On paper, there’s a lot I could criticize about The Passage by Justin Cronin.
The plot isn’t terribly original: a virus is unwittingly unleashed by the government which turns people into something very much like vampires. Mr. Cronin presents the standard well-intentioned scientist whose work is hijacked by the military (which, as expected, doesn’t go well). There’s a roster of bad guys, a cop with a conscience, and a Chosen One whose arrival can save mankind. There’s even an oracle of sorts.
It’s a man-made apocalypse story built on fairly generic story tropes. We witness the moment it all goes wrong and then spend the rest of the novel living in the post-apocalyptic world of the few survivors.
We’ve seen all this before. I Am Legend, zombie movies, The Walking Dead, et al. The ending offers a faint wisp of Buffy the Vampire Slayer. Even the hive-mind wrinkle the author incorporates into his vampires is a familiar idea.
But none of that is a problem. None of it is a weakness. None of it feels derivative. This is one of the best renditions of all these ideas I’ve read.
What makes The Passage shine are the characters and the quality of the writing. Mr. Cronin’s character work is wonderful. He develops characters with tremendous depth. His writing is lyrical and evocative, at times verging on poetic. This is a style of writing which is rare in the realm of popular fiction.
So, too, Mr. Cronin’s world building is some of the best in the business. The world he creates is entirely up to the task of housing these exceptionally well-developed characters and offering them sufficient challenges.
It doesn’t matter if the plot mechanisms aren’t all that original, when the characters who live in this world, and who experience the events which occur there, are so vivid and believable. The story here isn’t the apocalypse and its aftermath—it’s how these individuals cope with it.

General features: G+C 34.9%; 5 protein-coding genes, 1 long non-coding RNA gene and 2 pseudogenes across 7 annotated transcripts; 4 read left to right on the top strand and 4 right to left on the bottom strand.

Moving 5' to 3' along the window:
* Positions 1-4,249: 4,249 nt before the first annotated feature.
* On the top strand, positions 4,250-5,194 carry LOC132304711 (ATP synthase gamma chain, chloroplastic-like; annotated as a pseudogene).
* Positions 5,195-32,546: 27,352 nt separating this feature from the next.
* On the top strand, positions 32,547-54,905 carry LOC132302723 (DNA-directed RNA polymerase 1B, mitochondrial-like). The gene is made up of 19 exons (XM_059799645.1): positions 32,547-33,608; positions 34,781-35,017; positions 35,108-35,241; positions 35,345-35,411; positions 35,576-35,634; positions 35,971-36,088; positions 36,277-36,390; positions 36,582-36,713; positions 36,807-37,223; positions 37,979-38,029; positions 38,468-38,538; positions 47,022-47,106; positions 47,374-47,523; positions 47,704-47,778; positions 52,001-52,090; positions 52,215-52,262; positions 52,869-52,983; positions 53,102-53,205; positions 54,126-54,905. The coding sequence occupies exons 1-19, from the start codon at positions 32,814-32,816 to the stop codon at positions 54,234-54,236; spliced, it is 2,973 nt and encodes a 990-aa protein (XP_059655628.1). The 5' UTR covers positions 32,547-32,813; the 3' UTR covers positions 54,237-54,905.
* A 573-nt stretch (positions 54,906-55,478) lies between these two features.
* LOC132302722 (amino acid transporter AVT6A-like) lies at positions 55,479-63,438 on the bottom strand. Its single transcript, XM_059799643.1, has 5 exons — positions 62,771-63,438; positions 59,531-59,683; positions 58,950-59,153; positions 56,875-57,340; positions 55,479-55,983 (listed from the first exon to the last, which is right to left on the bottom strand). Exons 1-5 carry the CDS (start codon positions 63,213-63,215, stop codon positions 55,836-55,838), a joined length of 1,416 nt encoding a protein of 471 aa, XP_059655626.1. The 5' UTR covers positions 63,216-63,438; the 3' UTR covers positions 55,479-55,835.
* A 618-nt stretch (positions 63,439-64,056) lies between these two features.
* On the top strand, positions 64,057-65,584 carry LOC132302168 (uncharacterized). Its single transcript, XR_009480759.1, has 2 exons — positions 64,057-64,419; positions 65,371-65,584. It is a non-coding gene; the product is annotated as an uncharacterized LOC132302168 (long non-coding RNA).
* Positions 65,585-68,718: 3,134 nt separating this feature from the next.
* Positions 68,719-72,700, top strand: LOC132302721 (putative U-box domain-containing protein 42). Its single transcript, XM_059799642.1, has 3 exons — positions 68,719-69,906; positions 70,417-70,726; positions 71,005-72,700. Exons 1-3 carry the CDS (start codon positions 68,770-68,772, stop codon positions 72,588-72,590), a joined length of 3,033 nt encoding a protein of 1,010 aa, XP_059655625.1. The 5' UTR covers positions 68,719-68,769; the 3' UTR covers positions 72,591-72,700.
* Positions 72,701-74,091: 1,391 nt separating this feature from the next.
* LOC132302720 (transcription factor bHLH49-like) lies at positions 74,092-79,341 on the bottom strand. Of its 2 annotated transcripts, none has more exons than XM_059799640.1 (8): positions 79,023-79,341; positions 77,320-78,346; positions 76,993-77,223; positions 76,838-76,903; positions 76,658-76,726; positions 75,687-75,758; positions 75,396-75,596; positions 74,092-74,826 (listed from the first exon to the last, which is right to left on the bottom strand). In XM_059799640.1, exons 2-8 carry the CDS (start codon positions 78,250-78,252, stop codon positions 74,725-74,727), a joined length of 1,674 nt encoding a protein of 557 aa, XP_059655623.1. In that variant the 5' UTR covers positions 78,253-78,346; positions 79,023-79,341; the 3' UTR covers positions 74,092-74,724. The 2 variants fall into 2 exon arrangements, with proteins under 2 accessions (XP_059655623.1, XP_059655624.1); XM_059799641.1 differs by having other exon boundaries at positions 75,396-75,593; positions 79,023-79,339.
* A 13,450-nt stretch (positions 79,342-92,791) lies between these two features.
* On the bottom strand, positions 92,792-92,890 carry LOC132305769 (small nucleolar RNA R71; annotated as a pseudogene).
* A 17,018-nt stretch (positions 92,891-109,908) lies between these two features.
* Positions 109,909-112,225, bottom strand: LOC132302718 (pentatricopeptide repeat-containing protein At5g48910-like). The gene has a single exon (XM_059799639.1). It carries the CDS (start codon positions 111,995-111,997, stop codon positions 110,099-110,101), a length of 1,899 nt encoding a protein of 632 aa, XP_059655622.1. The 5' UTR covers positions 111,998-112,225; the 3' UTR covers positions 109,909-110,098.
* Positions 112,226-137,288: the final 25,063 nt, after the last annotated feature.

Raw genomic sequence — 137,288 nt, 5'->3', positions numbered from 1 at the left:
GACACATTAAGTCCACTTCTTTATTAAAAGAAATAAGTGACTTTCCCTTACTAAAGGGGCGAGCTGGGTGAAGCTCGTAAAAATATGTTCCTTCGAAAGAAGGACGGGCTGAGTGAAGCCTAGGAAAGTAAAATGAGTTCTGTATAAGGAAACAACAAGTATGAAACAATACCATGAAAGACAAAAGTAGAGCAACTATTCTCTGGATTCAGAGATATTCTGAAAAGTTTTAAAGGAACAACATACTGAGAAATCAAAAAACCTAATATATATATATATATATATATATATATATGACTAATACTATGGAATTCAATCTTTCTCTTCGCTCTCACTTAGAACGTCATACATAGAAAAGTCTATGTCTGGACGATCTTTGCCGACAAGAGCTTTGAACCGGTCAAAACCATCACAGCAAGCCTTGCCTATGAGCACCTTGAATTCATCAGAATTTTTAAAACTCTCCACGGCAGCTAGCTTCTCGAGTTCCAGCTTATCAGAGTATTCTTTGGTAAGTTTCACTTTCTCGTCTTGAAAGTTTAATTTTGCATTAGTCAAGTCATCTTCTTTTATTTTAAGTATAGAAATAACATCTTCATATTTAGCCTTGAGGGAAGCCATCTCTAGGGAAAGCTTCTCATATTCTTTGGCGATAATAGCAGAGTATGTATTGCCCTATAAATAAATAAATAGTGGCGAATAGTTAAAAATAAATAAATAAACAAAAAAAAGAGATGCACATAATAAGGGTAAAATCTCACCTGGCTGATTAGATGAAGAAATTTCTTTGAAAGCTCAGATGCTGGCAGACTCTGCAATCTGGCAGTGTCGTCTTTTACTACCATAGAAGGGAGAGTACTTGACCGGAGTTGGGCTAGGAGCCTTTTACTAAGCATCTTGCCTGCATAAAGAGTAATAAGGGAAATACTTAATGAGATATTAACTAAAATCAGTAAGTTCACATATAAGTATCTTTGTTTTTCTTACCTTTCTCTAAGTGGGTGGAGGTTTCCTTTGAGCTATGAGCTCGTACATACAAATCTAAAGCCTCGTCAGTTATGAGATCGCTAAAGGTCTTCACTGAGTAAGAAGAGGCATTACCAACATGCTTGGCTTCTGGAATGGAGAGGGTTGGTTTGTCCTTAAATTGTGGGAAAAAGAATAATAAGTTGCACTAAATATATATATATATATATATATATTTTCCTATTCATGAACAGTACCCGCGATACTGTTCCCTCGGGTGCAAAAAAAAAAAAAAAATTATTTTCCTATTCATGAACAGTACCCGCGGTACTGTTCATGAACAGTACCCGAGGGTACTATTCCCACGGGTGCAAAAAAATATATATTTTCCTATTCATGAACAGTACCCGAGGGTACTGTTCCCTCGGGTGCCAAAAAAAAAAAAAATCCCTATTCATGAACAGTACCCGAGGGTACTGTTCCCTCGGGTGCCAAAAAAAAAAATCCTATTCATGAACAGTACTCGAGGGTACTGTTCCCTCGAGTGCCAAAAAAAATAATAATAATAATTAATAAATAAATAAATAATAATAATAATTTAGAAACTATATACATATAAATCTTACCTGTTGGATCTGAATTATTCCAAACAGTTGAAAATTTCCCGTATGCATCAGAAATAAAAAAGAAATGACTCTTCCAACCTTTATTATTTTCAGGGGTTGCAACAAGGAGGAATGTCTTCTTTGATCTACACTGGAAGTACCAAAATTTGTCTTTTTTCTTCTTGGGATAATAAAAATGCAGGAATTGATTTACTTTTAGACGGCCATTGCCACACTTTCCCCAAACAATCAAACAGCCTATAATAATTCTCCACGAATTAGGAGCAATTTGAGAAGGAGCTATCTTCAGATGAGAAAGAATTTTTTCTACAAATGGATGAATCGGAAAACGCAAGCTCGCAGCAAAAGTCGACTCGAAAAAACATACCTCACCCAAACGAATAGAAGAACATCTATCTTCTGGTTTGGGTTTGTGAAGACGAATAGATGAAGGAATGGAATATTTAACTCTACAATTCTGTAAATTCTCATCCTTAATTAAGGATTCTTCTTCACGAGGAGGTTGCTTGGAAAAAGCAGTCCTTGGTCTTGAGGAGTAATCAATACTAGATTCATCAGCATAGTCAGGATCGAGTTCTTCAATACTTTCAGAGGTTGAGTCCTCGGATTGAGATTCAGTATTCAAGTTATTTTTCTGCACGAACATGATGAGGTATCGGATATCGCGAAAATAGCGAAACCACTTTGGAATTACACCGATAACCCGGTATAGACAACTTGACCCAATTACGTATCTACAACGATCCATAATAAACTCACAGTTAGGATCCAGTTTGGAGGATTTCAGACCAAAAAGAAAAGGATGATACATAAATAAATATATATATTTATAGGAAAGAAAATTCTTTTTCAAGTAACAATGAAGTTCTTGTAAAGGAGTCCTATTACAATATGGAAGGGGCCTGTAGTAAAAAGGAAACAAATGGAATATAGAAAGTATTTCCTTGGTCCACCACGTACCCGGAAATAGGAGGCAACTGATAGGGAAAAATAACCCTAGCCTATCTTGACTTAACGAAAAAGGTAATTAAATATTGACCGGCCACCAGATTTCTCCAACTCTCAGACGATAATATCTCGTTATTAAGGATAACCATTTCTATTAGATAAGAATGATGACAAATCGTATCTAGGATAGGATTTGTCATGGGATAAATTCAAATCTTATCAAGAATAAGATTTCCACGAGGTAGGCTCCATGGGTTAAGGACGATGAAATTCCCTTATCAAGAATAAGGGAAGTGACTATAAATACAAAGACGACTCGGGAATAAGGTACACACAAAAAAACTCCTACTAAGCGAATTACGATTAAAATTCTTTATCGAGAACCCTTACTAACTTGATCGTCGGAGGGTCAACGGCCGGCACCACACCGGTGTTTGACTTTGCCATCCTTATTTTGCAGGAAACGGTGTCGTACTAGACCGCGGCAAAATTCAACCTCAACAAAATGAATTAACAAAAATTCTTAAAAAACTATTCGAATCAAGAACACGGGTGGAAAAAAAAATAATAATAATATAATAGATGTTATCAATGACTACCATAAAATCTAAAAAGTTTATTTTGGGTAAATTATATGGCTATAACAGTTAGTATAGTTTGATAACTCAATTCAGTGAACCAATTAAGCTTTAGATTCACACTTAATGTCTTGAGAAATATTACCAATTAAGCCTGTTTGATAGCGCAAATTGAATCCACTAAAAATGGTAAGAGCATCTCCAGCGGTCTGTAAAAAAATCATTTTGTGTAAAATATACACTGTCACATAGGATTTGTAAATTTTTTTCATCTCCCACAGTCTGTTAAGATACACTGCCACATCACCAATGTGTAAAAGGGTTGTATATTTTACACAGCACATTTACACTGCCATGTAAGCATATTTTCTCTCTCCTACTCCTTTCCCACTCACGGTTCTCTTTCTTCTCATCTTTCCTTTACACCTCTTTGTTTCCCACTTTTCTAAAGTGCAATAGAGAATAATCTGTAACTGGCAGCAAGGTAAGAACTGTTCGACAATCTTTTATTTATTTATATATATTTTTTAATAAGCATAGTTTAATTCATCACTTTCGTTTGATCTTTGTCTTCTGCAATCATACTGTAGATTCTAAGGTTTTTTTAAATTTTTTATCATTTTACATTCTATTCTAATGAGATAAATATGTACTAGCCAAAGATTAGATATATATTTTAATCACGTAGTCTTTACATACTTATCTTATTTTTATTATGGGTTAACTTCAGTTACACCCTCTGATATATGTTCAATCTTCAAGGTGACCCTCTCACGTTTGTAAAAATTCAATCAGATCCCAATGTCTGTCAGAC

Another potential point of criticism: Peer into the story and you find several unanswered questions—How does the virus actually work? How did it come to exist at all? Is it even scientifically plausible? Why is Amy so different and special in the first place? Etc.
In the hands of a lesser author, the lack of answers would bother me—an indication that the writer can’t master their own material. But in the hands of Mr. Cronin, the lack of answers is key to why this novel works so well.
Because none of the characters know the answers, either. These things are mysteries to those who live in this world. By sharing their ignorance, by living with the same mystery, the reader is embedded in their experiences in a very powerful way.
The book would be substantially reduced if it provided more clarity.
If there’s a weakness to this novel, it’s that the pacing is inconsistent. There are moments when it bogs down, especially in the first section of the book. It takes too long for the story to hit its stride and I found the beginning a bit of a slog. I feel like Mr. Cronin devotes more time than he should need getting his actors in position before things really get started.
This criticism is a double-edged sword, though. What bogs down the pacing is the amount of time Mr. Cronin spends delving into his characters. As I stated, character development is the strongest piece of this novel, and as any good writer will tell you—story grows out of characters.
But pacing matters. And there are times when Mr. Cronin indulges in character development to the point that it interferes with the forward momentum of the plot. These aspects need to be balanced and he doesn’t get it quite right.
Occasionally boggy pacing is a minor price to pay for the rich rewards of this novel.